This can of course be damaging, both to those who never receive treatment and those laboring under the onus of diagnosis.  When certain circumstances in my youth required that I be committed to a local mental hospital and, later, when a much more professionally apt psychiatrist finally diagnosed me with chronic clinical depression, there was a lot of pooh-poohing about medication and therapy.  There was also, it took me about 15 years to realize, a lot of internalizing of the language and perspectives of self-deprecation.

It’d be really easy to slide into a long story of my own personal struggles, etc, but while blogging is of course an inherently selfish medium I do want to eventually get to the point.  So, suffice to say that depression is quite a lot like Sisyphus’ boulder, except that the weight is oneself and the terrain is littered with reasons why you shouldn’t need help to stop being sad.  My background of low-income combined with this internalized litany has meant a lot of time not being on meds, including right now.  The point being that I should understand that language can have a devastating effect on even daily coping.

Other experiences (obviously second-hand) with disabilities include a friend and client from when I first decided to go back to school.  An older man, recently blind, I read for him and tutored him in math, through the local Department for Rehabilitation.  I learned a lot from him about depictions of sensory disability, including the both obvious and insidious damage from the common tropes of super-sense replacing lost sense.  He also knew his way around San Diego blind better than I did with a map in my lap.  Much more recently, I’ve fallen into the periphery of local Deaf culture.  I took an ASL class last summer for fun and really found a love for the language, and besides the class itself (which was as much about introducing hearing students to Deaf culture and community as the language) I also got on very well with the teacher, a Deaf-from-birth woman who’d grown up locally.  She suggested me to my teacher in fall, as I was transferring schools, and the latter took an interest in including me in more culture discussions and getting me involved in some of the local meetings.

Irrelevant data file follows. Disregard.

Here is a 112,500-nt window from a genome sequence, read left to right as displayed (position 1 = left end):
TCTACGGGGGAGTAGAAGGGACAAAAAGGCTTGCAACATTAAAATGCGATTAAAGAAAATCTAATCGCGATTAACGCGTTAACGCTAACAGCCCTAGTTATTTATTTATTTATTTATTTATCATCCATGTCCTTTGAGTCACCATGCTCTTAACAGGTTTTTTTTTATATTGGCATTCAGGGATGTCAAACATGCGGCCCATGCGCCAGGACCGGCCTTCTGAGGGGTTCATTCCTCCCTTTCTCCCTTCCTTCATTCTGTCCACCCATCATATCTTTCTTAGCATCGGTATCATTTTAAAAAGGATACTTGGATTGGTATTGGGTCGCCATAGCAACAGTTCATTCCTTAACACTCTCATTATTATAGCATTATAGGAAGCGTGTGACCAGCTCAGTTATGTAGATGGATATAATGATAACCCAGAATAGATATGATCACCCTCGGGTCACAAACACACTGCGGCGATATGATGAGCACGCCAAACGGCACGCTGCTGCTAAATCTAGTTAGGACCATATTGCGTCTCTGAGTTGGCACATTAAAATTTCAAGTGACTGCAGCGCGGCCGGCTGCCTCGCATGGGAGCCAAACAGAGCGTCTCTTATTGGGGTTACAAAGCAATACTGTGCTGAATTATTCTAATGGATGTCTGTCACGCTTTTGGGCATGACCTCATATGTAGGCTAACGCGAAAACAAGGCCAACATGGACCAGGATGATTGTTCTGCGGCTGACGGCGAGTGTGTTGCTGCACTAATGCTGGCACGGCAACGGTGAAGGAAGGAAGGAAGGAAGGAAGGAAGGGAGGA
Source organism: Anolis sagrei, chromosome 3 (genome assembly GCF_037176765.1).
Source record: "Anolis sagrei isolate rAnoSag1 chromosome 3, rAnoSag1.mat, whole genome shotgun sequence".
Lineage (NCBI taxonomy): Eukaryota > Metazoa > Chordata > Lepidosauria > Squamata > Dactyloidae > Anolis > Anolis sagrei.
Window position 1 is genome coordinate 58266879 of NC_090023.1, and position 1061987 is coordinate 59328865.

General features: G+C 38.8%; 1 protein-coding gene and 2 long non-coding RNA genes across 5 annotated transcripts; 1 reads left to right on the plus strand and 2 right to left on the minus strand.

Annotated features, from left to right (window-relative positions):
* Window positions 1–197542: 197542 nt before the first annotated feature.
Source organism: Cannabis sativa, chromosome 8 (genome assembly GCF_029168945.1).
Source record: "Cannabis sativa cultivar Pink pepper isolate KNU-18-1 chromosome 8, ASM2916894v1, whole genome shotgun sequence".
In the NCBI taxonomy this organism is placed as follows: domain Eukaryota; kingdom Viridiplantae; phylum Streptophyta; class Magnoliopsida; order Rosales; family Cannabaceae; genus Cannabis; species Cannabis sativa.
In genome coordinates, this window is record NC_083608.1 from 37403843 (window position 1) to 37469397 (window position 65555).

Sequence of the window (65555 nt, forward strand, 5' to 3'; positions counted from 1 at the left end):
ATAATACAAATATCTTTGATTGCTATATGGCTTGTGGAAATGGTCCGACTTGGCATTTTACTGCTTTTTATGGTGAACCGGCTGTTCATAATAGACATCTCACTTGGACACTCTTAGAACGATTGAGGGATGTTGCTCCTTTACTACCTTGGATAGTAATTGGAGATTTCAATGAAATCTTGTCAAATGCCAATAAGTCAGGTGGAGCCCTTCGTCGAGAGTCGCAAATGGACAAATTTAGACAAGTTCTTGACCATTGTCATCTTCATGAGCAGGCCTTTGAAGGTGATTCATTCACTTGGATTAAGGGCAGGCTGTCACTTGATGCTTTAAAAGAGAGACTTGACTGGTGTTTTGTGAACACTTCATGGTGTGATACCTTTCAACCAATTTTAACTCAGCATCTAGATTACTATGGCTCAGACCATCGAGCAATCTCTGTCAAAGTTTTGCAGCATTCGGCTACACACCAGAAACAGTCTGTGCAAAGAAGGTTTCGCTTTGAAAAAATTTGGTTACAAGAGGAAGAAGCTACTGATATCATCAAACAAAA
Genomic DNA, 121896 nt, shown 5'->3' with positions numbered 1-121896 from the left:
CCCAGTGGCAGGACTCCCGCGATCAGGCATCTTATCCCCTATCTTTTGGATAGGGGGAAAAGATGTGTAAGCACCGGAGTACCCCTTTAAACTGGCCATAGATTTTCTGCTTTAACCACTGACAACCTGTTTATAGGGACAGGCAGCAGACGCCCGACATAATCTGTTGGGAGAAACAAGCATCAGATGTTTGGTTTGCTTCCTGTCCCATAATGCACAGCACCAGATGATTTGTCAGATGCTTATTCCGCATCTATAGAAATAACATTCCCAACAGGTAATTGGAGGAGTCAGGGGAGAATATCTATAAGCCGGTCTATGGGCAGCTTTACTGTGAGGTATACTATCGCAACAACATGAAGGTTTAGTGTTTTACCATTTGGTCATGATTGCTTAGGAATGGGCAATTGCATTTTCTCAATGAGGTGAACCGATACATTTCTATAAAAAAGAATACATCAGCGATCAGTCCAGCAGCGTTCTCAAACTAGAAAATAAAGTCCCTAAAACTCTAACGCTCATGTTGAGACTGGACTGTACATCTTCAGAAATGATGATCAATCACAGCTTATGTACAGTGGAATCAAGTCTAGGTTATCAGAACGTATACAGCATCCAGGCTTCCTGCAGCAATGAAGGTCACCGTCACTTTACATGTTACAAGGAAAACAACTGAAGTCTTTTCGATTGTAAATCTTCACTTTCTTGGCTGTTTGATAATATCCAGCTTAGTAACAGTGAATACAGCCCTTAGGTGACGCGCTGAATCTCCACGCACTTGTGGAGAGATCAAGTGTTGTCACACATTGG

So I have about as little excuse for being unsympathetically ableist as an abled man can have, if there are such things as excuses for it.  It’s not even a almost-kinda word like “idiot” or “dumb,” but something I know full-well is offensive.

I’ve discussed with other people the entitlement I have felt in the past to, in essence, being able to insult somebody.  To having words that I can use to belittle and deprecate.  I recognize that false entitlement, in myself and others.  The whole tantrum of “Well why don’t you just make a list of all the words I CAN say then?!” is a squall that I can at least say I haven’t fallen into, but it was a near thing.  Understanding that is what helped me pull away from other word use–I mean, it was only within the last five years that I understood what a “gendered slur” meant.